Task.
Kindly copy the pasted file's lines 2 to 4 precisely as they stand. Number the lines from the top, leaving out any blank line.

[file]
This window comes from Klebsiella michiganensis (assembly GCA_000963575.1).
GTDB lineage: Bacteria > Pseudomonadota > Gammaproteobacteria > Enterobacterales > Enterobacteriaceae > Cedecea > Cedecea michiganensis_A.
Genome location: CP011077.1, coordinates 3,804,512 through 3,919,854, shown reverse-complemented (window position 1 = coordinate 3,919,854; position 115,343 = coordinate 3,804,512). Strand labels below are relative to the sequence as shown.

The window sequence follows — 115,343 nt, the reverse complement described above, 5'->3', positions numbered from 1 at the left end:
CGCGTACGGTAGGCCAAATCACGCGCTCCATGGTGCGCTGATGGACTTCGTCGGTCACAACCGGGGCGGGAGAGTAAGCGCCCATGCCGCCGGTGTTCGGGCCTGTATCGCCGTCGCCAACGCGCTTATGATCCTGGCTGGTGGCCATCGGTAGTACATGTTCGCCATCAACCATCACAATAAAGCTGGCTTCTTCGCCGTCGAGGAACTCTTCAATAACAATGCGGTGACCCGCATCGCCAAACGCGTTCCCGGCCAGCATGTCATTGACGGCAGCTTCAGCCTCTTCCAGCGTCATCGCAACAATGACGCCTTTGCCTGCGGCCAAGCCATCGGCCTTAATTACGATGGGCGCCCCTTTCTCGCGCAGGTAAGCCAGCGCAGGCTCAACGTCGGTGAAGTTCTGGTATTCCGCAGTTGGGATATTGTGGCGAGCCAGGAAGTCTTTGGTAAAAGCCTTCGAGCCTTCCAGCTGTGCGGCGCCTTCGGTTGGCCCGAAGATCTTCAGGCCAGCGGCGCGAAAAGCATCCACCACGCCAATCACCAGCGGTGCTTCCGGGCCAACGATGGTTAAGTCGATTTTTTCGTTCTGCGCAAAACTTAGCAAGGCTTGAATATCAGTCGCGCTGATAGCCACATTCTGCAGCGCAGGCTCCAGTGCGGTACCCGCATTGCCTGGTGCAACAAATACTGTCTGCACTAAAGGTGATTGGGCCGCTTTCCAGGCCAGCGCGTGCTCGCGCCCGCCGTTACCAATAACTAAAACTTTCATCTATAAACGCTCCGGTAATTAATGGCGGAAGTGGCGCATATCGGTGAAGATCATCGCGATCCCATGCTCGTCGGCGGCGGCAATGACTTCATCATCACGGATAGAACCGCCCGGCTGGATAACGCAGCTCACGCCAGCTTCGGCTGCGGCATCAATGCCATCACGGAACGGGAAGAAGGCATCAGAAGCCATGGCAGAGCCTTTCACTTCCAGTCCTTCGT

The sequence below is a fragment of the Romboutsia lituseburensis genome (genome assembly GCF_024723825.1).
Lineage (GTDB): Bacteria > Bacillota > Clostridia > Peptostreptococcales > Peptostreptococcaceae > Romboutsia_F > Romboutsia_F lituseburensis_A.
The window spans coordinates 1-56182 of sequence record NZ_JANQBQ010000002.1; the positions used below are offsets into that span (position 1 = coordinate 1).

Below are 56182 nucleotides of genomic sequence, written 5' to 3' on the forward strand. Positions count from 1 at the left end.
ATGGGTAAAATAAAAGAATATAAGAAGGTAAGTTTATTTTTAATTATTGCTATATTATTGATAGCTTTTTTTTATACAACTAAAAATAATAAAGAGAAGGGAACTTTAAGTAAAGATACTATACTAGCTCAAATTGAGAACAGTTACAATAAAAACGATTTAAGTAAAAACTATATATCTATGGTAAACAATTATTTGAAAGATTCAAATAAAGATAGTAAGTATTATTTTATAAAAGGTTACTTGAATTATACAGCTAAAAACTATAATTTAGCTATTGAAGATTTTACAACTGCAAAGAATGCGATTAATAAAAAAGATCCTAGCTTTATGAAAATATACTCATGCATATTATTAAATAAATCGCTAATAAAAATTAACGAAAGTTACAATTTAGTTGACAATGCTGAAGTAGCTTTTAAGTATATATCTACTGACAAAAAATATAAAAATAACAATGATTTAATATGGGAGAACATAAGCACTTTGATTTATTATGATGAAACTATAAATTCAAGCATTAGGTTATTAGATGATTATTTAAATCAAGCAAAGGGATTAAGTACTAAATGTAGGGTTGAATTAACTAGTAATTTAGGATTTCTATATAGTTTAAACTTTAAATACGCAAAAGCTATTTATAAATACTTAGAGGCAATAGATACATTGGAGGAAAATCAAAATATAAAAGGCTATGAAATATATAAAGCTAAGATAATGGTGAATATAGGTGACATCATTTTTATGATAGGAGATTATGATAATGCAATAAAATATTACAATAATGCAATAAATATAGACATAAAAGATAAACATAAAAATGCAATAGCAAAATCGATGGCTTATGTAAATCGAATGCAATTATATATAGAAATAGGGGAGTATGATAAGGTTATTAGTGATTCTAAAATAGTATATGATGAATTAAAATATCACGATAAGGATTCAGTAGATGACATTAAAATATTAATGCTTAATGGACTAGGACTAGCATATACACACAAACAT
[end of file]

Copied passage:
GTDB lineage: Bacteria > Pseudomonadota > Gammaproteobacteria > Enterobacterales > Enterobacteriaceae > Cedecea > Cedecea michiganensis_A.
Genome location: CP011077.1, coordinates 3,804,512 through 3,919,854, shown reverse-complemented (window position 1 = coordinate 3,919,854; position 115,343 = coordinate 3,804,512). Strand labels below are relative to the sequence as shown.

The window sequence follows — 115,343 nt, the reverse complement described above, 5'->3', positions numbered from 1 at the left end: